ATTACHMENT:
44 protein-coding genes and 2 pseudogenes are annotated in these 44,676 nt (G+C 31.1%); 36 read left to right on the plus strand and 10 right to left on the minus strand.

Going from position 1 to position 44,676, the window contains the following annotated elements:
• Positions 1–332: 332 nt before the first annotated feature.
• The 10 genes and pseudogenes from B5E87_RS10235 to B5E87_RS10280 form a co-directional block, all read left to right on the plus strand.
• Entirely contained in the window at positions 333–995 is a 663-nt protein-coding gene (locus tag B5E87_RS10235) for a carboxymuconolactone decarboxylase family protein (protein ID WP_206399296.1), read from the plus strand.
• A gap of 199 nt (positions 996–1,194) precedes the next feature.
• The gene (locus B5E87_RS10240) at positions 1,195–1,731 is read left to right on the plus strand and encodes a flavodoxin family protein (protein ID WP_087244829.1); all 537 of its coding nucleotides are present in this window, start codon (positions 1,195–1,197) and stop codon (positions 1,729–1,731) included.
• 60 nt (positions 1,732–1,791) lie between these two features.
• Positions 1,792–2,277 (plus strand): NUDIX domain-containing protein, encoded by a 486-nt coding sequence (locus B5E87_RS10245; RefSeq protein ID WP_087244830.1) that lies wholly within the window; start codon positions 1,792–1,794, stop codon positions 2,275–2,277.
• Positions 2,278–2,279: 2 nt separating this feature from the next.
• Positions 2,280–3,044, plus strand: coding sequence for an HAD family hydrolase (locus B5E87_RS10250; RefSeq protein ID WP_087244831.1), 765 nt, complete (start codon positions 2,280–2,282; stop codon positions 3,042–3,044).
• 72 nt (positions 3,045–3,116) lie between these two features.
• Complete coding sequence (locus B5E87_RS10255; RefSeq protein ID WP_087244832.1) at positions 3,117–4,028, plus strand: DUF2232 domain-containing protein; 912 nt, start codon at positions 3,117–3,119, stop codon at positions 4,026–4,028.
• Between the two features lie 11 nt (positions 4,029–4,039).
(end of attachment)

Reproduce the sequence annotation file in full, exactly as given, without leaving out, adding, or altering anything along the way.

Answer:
44 protein-coding genes and 2 pseudogenes are annotated in these 44,676 nt (G+C 31.1%); 36 read left to right on the plus strand and 10 right to left on the minus strand.

Going from position 1 to position 44,676, the window contains the following annotated elements:
• Positions 1–332: 332 nt before the first annotated feature.
• The 10 genes and pseudogenes from B5E87_RS10235 to B5E87_RS10280 form a co-directional block, all read left to right on the plus strand.
• Entirely contained in the window at positions 333–995 is a 663-nt protein-coding gene (locus tag B5E87_RS10235) for a carboxymuconolactone decarboxylase family protein (protein ID WP_206399296.1), read from the plus strand.
• A gap of 199 nt (positions 996–1,194) precedes the next feature.
• The gene (locus B5E87_RS10240) at positions 1,195–1,731 is read left to right on the plus strand and encodes a flavodoxin family protein (protein ID WP_087244829.1); all 537 of its coding nucleotides are present in this window, start codon (positions 1,195–1,197) and stop codon (positions 1,729–1,731) included.
• 60 nt (positions 1,732–1,791) lie between these two features.
• Positions 1,792–2,277 (plus strand): NUDIX domain-containing protein, encoded by a 486-nt coding sequence (locus B5E87_RS10245; RefSeq protein ID WP_087244830.1) that lies wholly within the window; start codon positions 1,792–1,794, stop codon positions 2,275–2,277.
• Positions 2,278–2,279: 2 nt separating this feature from the next.
• Positions 2,280–3,044, plus strand: coding sequence for an HAD family hydrolase (locus B5E87_RS10250; RefSeq protein ID WP_087244831.1), 765 nt, complete (start codon positions 2,280–2,282; stop codon positions 3,042–3,044).
• 72 nt (positions 3,045–3,116) lie between these two features.
• Complete coding sequence (locus B5E87_RS10255; RefSeq protein ID WP_087244832.1) at positions 3,117–4,028, plus strand: DUF2232 domain-containing protein; 912 nt, start codon at positions 3,117–3,119, stop codon at positions 4,026–4,028.
• Between the two features lie 11 nt (positions 4,029–4,039).